Land bill not to come before Winter Session

The UPA law stated the Land Acquisition Act, 1894 will continue to apply where an award has already been made.

Days after the government climbed down on the contentious Land Acquisition Bill and gave every indication that it was keen on a consensus, it did another volte face on Monday. The Bill will now be taken up only in the winter session of Parliament after the Bihar elections, in which the BJP hopes to replace the incumbent Janata Dal-United government.

This became clear after the chairperson of the joint parliamentary committee examining the Bill, S.S. Ahluwalia, refused the Congress time till Tuesday to submit a dissent note after the panel failed to evolve consensus on three key provisions. This included the one on return of unutilised land to its owners after five years and the retrospective clause which the Congress wanted to put to vote. The chairman’s refusal, the Congress said, was because the ruling party MPs were in a minority within the panel.

Questions before govt.

Mr. Ahluwalia, non-Congress sources on the committee told The Hindu, was of the view that if a consensus could not be achieved in the report, then the Bill would get stuck in the Rajya Sabha once again. It was better, therefore, he said, that the submission of the report be deferred to a later date.

The Union Cabinet, top government sources said, will now decide whether it should adopt the ordinance route for the fourth time in a little over eight months: the current ordinance will lapse in early September. The sources said if the government decided to do so, it would also have to weigh whether it should re-promulgate the current ordinance or promulgate a fresh one with the changes accepted in the joint panel.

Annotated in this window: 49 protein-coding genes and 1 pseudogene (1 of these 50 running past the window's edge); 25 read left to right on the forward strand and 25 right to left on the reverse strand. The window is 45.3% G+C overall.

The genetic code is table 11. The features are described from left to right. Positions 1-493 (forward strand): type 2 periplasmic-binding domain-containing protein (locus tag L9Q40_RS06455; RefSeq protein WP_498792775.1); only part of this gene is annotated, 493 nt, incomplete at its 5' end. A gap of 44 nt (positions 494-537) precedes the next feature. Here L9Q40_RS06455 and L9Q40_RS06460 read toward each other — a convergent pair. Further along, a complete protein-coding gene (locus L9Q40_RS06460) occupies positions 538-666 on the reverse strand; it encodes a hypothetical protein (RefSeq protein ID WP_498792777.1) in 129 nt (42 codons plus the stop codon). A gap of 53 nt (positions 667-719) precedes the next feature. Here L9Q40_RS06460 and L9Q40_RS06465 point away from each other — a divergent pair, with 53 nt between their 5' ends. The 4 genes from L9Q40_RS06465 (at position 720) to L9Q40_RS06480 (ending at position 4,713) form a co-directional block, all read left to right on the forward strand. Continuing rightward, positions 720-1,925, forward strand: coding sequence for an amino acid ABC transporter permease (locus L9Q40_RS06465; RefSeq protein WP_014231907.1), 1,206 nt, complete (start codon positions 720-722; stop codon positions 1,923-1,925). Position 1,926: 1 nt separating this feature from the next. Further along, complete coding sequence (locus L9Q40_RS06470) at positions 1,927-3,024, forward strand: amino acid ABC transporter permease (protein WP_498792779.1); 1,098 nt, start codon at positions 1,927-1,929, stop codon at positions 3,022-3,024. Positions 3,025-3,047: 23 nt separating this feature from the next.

Last week, its BJP members agreed to restore provisions relating to consent, social impact assessment and penalties for defaulting officers and acquiesced in dropping the industrial corridor idea and in replacing the draft Bill’s “private entity” with “private company” as in the 2013 Act. Last week’s turnaround is learnt to have upset the corporates; forcing the Government to rethink on these concessions.

The decision to seek further extension till the first week of the Winter Session came after the BJP and Congress clashed over the latter’s opposition to any changes in the retrospective clause of the bill dealing with compensation of land acquired under the 1894 Act that was replaced by the 2013 law passed by the UPA government. Congress sources said if the BJP’s version was accepted, a large number of claimants would be left out.


The BJP, on its part, is pointing to the residents of Malcha Village, now Raisina Hill — on which Rashtrapati Bhawan and North and South Blocks stand — who have dragged the central government to court for not giving them the compensation that was promised to them for taking over their ancestral land nearly 103 years ago.

Meanwhile, sources in the panel said former Rural Development Minister and Congress member on the committee Jairam Ramesh stormed out when told that his party was engaging in “delaying tactics.” However, Mr Ahluwalia later persuaded him to return.

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Printable version | Mar 31, 2020 7:52:19 PM |

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